DNA replication occurs during the synthesis phase of interphase and the mitotic phase of a eukaryotic cell. Interphase is a part of the cell cycle, which will cause DNA will go through three stages of change: first gap (G1), synthesis (S), and second gap (G2). Both the G1 and G2 phase together are recognized as interphase. During the G1 phase, the cell will physically grow larger, copy its organelles, and create molecular building blocks. Next, during the S phase, the cell will synthesize a copy of the DNA in its nucleus, while also duplicating the centrosome (helps separate DNA during mitotic phase). Following this process is the G2 phase, which causes the cell to further grow, creates proteins as well as organelles. Once this phase ends, the mitotic phase will occur. Here, the cell will divide the copied DNA and cytoplasm, thus creating two new cells. Within the mitotic phase, there are two existing processes: mitosis and cytokinesis. Four different stages exist within mitosis: prophase, metaphase, anaphase, and telophase. After both processes have taken place, then the DNA replication will have finished, and is dependent to the cell it is replicating, as to when the next daughter cell will be created.
The steps of DNA replication:
Some of the key components to DNA replication are enzymes, helicase, DNA polymerase, primase, ligase Enzymes are able to speed up reactions as well as build up or break down the items that they act upon.
Beginning at the origin, Helicase is able to “unzip” / unwind the two strands of DNA, by breaking the hydrogen bonds that attach the nitrogenous bases (adenine, thymine, cytosine, guanine). While this process occurs, single stranded binding proteins (SSB proteins) will bind to the separated DNA strands in order to prevent them from coming back together. During this process, topoisomerase will also control the DNA to prevent it from supercoiling (over winding of the DNA). DNA polymerase is then able to replicate DNA molecules in order to build the new strand of DNA, however it is unable to work without a primer. This primer (made up of RNA) is created by primase, which directs DNA polymerase to the point where it should begin to work on both strands of the DNA.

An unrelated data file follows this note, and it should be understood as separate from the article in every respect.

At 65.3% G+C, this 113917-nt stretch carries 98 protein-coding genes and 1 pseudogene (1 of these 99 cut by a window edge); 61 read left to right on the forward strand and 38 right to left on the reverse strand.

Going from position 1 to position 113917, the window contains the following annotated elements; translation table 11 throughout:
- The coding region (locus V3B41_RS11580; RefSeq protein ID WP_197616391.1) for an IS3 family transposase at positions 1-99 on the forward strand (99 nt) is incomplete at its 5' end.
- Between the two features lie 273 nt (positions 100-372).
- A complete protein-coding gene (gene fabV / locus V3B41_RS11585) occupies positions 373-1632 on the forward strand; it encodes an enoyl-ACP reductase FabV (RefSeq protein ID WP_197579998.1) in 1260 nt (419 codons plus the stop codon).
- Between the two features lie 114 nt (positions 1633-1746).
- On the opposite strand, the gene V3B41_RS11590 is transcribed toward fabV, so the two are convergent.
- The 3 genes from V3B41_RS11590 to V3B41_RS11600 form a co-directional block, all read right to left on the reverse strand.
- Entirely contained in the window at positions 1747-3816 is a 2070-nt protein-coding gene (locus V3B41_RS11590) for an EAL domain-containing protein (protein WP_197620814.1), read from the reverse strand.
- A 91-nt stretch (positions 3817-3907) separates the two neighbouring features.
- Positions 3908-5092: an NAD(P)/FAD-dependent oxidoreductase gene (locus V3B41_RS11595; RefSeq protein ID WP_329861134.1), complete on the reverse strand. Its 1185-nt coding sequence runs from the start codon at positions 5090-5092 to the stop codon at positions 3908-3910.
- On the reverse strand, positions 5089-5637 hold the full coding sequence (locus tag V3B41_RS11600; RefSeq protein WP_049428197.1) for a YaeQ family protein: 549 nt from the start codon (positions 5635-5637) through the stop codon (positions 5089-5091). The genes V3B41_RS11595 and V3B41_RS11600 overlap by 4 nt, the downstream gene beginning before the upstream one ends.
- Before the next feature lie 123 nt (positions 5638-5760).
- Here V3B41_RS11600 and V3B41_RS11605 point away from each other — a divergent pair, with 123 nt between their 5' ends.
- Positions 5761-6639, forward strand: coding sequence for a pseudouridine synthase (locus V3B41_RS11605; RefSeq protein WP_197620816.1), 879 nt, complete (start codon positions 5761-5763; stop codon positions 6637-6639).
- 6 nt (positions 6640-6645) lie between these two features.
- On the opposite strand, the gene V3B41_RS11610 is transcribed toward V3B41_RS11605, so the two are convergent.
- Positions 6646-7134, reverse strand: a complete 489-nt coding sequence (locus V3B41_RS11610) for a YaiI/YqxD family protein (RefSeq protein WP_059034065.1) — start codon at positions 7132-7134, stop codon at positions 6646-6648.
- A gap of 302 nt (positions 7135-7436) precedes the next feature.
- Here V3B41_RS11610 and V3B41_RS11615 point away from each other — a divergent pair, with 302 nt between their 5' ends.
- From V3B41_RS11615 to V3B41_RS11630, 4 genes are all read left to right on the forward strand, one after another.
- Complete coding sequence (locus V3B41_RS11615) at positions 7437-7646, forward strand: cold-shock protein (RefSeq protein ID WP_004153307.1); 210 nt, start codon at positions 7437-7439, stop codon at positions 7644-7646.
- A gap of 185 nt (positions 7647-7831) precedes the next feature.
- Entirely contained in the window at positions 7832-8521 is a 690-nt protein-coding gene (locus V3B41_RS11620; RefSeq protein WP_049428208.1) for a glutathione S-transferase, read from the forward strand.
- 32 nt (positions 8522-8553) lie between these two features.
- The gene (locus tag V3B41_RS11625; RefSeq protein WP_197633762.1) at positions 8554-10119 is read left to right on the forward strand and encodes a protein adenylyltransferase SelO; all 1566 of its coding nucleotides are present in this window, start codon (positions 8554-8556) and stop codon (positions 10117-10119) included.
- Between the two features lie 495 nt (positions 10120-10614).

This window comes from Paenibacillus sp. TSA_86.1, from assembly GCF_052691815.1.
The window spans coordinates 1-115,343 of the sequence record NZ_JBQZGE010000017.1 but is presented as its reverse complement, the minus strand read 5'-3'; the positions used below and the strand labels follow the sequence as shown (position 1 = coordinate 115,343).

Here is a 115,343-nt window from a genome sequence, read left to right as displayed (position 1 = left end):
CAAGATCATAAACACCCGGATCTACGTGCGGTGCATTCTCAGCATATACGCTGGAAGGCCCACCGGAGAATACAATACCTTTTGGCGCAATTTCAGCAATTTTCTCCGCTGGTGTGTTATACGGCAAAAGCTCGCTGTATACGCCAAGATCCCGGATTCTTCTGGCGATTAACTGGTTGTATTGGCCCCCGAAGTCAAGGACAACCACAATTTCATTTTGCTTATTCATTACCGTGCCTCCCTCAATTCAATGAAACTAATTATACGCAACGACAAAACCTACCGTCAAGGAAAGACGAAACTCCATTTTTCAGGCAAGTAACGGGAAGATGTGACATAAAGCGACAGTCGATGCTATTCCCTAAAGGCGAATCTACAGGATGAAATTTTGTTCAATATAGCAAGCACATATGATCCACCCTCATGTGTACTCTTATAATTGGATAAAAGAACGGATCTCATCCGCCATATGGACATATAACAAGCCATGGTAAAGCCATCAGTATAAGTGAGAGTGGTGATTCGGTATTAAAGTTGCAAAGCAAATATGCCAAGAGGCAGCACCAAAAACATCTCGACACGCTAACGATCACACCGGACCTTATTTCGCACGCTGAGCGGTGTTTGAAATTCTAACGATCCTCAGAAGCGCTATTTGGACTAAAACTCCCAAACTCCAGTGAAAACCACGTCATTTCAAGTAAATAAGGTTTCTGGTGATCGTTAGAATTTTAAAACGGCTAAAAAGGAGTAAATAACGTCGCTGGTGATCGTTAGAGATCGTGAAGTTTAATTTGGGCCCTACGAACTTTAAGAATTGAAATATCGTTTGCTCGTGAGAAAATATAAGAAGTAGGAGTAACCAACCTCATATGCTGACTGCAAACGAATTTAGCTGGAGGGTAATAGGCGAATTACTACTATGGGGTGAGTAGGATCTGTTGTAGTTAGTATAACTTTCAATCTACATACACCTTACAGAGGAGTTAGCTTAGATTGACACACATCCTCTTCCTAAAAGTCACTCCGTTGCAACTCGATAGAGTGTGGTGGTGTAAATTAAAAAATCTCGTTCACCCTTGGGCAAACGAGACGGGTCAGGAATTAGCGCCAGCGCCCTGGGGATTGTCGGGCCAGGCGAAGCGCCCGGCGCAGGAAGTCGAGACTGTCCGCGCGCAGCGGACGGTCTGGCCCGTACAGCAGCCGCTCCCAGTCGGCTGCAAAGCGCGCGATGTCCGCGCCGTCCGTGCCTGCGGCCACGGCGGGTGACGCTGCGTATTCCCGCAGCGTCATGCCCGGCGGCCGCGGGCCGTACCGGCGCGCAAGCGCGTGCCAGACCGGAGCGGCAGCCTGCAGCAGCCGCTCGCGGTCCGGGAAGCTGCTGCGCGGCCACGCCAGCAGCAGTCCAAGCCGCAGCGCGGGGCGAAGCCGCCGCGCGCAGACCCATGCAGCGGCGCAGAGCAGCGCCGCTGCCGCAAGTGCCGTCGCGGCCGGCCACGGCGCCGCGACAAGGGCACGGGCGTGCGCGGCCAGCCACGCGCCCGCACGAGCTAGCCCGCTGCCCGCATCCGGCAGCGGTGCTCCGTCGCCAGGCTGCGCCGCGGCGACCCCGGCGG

Why the steps of DNA replication occur differently in leading and lagging strands?
DNA polymerase will build the new strand of DNA in the 5’ to 3’ direction, and as DNA strands are antiparallel (left is 3’ to 5’, and right is 5’ to 3’), DNA polymerase will build the left 3’ to 5’ strand smoothly moving forward, while building on the 5’ to 3’ strand will force it to move from right to left, thus having to jump to the newest un-winded right (5’) section, and causing primers to continually be placed at the newest starting point, in order to continue building the DNA.
These two strands are categorized as leading (3’ to 5’), and lagging (5’ to 3’). After DNA polymerase has occurred in lagging strands, it will result in fragmentation between each 3’ 5’ section where it had to jump to the newest un-winded point. These are known as Okazaki fragments. As the primase primers are made up of RNA, ligase is then used to “glue” the gaps between Okazaki fragments, using nucleic bases to seal them. This entire process results in two identical DNA molecules, both being composed of old and new synthesized strands, which can be referred to as a semi-conservative process.
How replicating DNA with pipecleaners could be helpful:
With this activity, to represent complimentary base pairing along with the joining of adjacent nucleotides, I used a DNA strand, and un-winded the H-bonds that bonded the nucleic base acids, and demonstrated the both the helicase and DNA polymerase through drawing around the strand of DNA. This process was accurate in the steps that take place throughout the process of DNA replication, however it was not visually demonstrative in the process.
I found it hard to demonstrate the leading and lagging strands being copied (including the fragments that are created throughout this process on the lagging strand, along with demonstrating the primase that will seal them). While I also found it difficult to properly show the helicase breaking the seal, I think that drawing it going through the DNA strand helped to clarify the process further.
Core Competency Reflection: How had this unit impacted your creative and critical thinking and communication skills?
This past unit has had a constructive impact on both my creative and critical skills in both my thinking and communicating. Throughout the unit, I encountered many obstacles and challenges, and was forced through this to put my critical and creative thinking into action. When confronted by a challenge, I would first begin by breaking down the question that was troubling me, to a simpler form. If that did not work, I would then refer to previously taken notes. However, if neither of these options worked, it was then that I would communicate my confusion to a pier, or teacher. This would usually result in an explanation to my question, although it would sometimes require a deeper exploration into the subject as well as some creativity in solving the problem from both parties. While math itself teaches one the different functions of numbers, and the laws that go with them, it also teaches life skills such as problem-solving, critical thinking, and communication, which was ultimately demonstrated to me throughout the past unit.